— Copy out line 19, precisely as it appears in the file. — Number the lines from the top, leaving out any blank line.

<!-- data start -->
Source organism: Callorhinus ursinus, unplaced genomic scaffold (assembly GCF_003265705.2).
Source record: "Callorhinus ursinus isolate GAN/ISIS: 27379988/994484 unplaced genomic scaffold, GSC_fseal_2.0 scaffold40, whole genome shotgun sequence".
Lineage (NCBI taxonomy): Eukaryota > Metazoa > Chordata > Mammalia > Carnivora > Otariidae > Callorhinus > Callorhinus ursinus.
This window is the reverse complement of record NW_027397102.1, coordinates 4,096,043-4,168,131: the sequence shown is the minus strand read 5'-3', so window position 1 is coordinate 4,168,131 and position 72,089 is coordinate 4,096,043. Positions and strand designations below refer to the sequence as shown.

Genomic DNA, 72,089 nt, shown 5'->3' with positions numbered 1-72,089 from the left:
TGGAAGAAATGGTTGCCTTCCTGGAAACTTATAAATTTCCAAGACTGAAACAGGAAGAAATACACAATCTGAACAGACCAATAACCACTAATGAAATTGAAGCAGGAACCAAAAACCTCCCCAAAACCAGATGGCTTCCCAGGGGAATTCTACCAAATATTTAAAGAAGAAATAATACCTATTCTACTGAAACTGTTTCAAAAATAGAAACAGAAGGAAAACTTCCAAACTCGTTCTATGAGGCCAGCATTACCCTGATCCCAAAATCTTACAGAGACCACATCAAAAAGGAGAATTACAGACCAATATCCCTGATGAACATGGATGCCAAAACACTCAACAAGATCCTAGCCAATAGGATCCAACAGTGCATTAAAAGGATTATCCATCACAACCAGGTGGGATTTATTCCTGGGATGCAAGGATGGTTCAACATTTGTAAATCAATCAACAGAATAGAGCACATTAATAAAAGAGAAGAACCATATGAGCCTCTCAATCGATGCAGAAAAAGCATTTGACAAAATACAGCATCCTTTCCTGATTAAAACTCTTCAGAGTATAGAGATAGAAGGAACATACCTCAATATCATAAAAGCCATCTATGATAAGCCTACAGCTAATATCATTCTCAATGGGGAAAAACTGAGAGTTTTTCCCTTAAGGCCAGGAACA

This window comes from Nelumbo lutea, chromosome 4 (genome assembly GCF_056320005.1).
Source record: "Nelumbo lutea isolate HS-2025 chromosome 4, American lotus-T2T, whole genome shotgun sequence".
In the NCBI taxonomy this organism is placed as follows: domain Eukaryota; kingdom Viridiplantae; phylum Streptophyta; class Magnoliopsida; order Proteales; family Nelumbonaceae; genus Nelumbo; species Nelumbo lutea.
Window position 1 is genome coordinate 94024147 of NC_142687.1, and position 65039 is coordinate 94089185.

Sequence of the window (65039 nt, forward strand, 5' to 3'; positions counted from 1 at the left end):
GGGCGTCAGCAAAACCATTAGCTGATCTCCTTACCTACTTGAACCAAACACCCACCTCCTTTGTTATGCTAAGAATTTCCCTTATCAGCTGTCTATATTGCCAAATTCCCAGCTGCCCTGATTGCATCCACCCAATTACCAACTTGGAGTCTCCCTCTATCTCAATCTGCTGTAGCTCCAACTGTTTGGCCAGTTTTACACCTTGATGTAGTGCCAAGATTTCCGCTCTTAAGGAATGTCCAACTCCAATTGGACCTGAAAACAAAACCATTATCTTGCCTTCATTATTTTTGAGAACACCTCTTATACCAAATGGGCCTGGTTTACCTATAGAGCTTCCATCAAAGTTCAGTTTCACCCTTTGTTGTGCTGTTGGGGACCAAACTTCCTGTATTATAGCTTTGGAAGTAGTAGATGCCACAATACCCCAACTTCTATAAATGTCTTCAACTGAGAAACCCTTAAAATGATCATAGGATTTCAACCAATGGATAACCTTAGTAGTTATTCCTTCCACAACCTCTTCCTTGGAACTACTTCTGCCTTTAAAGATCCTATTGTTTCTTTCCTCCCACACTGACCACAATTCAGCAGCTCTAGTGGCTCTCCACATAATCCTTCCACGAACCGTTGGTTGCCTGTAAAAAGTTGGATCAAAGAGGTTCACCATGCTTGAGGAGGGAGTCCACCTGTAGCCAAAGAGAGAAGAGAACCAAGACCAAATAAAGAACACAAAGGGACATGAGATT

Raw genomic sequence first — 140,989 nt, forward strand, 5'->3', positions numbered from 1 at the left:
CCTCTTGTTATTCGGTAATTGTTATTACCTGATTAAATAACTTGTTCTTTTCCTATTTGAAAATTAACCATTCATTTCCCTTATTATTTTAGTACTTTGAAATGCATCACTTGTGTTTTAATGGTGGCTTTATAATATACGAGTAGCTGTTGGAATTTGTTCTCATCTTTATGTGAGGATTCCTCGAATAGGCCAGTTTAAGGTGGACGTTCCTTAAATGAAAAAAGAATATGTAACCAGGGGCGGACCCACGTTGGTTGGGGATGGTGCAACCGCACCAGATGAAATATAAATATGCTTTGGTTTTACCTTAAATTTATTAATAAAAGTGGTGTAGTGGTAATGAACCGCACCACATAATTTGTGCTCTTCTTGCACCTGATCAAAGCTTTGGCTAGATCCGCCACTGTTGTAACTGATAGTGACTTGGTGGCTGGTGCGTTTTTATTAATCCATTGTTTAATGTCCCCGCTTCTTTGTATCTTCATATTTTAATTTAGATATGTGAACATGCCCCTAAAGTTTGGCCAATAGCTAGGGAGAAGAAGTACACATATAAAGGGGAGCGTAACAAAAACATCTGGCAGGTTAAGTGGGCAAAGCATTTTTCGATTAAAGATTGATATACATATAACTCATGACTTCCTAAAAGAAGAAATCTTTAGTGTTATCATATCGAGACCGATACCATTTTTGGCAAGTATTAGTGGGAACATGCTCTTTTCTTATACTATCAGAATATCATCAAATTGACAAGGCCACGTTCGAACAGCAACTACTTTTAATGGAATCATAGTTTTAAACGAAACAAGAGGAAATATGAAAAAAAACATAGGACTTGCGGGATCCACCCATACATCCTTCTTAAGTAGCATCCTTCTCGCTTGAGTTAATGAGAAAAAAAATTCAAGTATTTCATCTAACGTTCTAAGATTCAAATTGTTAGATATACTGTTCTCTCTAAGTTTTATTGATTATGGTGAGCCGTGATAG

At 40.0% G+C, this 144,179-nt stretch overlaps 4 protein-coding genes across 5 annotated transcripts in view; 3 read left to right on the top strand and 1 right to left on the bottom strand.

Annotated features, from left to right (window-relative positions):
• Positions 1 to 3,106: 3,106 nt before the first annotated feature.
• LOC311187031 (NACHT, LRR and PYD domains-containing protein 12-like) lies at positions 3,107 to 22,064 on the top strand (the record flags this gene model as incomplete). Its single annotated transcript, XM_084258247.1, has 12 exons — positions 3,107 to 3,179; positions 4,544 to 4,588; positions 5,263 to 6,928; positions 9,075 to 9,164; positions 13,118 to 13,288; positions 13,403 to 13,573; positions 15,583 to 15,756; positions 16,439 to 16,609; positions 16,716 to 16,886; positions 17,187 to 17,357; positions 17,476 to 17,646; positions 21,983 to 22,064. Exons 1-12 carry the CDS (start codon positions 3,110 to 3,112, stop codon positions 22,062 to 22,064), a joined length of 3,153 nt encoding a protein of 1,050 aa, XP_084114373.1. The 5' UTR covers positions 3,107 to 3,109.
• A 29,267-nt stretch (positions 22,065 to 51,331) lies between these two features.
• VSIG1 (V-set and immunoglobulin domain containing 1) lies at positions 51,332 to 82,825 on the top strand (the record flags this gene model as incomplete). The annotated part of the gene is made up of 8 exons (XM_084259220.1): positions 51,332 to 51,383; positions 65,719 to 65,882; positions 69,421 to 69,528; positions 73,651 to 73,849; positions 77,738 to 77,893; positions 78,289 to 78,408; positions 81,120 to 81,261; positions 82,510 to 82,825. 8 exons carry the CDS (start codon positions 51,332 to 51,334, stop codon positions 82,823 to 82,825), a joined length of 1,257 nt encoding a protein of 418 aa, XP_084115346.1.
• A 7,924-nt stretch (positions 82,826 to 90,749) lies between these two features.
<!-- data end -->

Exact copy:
• A 29,267-nt stretch (positions 22,065 to 51,331) lies between these two features.